With Yammer, the last time I checked, everyone that signs up is presented with an invite flow to get 5 people into the service. I don’t typically recommend prompting invitations before engaging the user, but some social apps require others before becoming compelling. Some of the invites might be low quality for people that just want to get in. This means the conversion to signup will be lower than expected.

Here is a guess at Yammer’s stats:

  • 100% of the users see the invite flow.
  • 1.5 invites per user.
  • 0.10 signups per invite.

The only reasonable place to focus your effort is on conversion of invitees. 10% has a lot of room to grow. Here is where this gets actionable. Run tests on the messaging. Send multiple invites. Run tests on the landing page. Prompt the inviter to send reminders.

Now take a mythical service that just started making a referral program, InstaJoy. The only user exposure to the referral program is a link at the top of the home page that says “Give $10 Get $10”. Sounds compelling, but what percentage of users are looking at the home page at any one time? And how many even click that. This is an example where not enough people are participating.

  • 2% of users see the referral page.
  • 0.5 invites per user
  • 0.25 signups per invite

In this case, what might happen if the service sent an email to all users to make referrals? Maybe 2% of people would click the call to action in the email. But that means ~4% of users see the referral page, effectively doubling performance. If they send another reminder email, another 1% might engage. That is another 25% increase in performance.

These metrics are simple yet actionable.


Again, you can get a lot deeper in every dimension. Don’t let perfect accuracy get in the way driving immediate improvements.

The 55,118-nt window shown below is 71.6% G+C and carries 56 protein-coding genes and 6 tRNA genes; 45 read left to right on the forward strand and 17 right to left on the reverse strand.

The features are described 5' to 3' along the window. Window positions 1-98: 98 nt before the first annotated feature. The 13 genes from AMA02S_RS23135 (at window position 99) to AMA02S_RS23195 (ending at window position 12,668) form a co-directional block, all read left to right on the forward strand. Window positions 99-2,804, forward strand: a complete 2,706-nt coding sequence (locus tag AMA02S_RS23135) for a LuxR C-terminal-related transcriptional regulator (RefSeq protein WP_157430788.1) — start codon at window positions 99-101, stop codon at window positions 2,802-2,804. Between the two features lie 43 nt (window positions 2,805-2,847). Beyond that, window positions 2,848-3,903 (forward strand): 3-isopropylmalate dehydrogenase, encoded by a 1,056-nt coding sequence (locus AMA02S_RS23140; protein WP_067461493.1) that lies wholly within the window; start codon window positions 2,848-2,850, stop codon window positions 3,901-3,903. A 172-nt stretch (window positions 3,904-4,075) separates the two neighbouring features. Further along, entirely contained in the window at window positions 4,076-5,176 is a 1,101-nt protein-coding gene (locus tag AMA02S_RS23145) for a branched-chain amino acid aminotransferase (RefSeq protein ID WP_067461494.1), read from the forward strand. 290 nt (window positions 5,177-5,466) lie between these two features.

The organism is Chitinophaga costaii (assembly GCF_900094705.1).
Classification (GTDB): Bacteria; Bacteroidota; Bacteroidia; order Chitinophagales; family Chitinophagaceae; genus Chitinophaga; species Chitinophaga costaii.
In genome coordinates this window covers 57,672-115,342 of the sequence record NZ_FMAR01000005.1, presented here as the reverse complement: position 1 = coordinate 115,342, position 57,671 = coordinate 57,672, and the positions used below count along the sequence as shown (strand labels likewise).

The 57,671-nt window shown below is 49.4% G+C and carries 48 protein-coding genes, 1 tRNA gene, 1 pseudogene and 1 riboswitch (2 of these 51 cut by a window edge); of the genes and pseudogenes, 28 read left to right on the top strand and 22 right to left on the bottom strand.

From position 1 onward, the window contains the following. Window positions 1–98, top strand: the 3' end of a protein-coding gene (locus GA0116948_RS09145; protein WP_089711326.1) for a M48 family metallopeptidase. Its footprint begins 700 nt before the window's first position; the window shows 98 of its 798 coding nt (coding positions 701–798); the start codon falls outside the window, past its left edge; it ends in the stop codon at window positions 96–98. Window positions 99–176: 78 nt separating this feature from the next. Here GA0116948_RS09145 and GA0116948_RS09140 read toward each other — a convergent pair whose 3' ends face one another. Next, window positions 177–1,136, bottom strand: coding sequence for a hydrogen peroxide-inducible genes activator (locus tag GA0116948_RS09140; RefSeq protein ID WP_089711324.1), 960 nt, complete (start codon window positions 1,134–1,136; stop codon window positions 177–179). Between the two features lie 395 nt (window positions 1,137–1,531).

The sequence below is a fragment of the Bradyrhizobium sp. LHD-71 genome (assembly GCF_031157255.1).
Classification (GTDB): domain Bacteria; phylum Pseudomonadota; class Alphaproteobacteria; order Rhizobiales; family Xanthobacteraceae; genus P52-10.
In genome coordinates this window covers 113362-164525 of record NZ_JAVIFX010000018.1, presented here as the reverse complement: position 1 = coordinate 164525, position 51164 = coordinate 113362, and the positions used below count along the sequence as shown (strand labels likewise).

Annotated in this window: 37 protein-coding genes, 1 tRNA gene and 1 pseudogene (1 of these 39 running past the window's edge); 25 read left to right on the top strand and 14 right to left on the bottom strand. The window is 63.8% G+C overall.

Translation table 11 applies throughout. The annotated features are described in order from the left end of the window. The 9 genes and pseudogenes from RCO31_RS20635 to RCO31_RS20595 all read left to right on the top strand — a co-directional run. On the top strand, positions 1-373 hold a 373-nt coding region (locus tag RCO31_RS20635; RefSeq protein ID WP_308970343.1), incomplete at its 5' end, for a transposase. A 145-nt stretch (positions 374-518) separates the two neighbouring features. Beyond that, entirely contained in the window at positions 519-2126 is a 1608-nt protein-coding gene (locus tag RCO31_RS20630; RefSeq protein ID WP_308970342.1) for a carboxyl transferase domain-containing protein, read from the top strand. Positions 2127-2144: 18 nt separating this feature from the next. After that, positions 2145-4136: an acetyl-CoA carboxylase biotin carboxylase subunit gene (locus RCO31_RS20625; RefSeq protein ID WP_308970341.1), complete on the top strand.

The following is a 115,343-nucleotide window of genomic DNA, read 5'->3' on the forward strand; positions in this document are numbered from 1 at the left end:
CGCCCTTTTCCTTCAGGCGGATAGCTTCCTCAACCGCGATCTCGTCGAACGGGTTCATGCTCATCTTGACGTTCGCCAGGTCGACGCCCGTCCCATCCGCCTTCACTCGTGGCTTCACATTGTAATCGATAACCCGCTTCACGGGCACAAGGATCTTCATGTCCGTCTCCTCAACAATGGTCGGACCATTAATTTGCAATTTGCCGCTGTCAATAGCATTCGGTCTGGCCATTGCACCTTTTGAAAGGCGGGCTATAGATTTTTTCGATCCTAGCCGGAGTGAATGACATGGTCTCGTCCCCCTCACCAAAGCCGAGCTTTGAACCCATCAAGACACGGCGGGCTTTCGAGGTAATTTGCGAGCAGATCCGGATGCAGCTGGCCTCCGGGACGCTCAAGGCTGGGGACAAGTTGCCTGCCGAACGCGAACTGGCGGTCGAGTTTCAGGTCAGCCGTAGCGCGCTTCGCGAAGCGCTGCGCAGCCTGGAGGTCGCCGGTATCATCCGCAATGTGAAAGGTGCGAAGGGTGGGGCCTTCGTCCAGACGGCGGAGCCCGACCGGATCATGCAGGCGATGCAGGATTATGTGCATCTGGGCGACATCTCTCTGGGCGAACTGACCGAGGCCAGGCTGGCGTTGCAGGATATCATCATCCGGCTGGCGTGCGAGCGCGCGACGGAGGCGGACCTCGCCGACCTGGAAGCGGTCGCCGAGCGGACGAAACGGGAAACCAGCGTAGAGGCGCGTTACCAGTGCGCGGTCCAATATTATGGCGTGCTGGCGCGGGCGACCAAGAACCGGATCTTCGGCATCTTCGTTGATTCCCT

If you need help with your metrics, just ask us. We are obsessed with this data, and actually love dorking out about metrics. Just email support@yesgraph.com or find me on Twitter.



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Radical Transparency: Here is YesGraph’s New Content Marketing Strategy

press room 2

YesGraph is embarking on a new direction, which changes our marketing audience and goals. I recently wrote up some notes on how we should use this blog and other marketing channels. Because YesGraph’s new product is all about helping companies grow, I thought the community would want to see how we think about part of our own growth.

Below is the internal doc I wrote, edited only for clarity for this blog’s audience. I’d love to hear what you think in the comments, on Twitter, on in email: ivan@yesgraph.com

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This document lays out YesGraph’s new content marketing strategy. The goal here is to get a cohesive picture of what the next few months look like. We should also flesh out some of the challenges and ways to address them.

What Are Our goals?

This is not immediately a traffic and sales play. We don’t need to drive quantitative metrics. Part of that rationale is that our sales process is ill defined and we don’t have a launched product yet.

Instead, the goal is to impact a few different areas:

  • brand
  • pre-sales
  • recruiting
  • press

Brand. We want to establish YesGraph as the best place in the world to learn about how to grow your product. Our content should be world class and authoritative. We’ll do this by writing about what we know, and interviewing experts who know more than we do. When potential customers, employees, and investors do diligence on our company, this content will convince them we’re credible.

Pre-sales. People that want to learn about growth will be qualified leads for our product. Eventually, our content marketing will become part of our sales machine. At the start, I just want to talk to more people that might be customers. This is still an early customer development stage, and funnel optimization for sales isn’t as important as building an amazing product.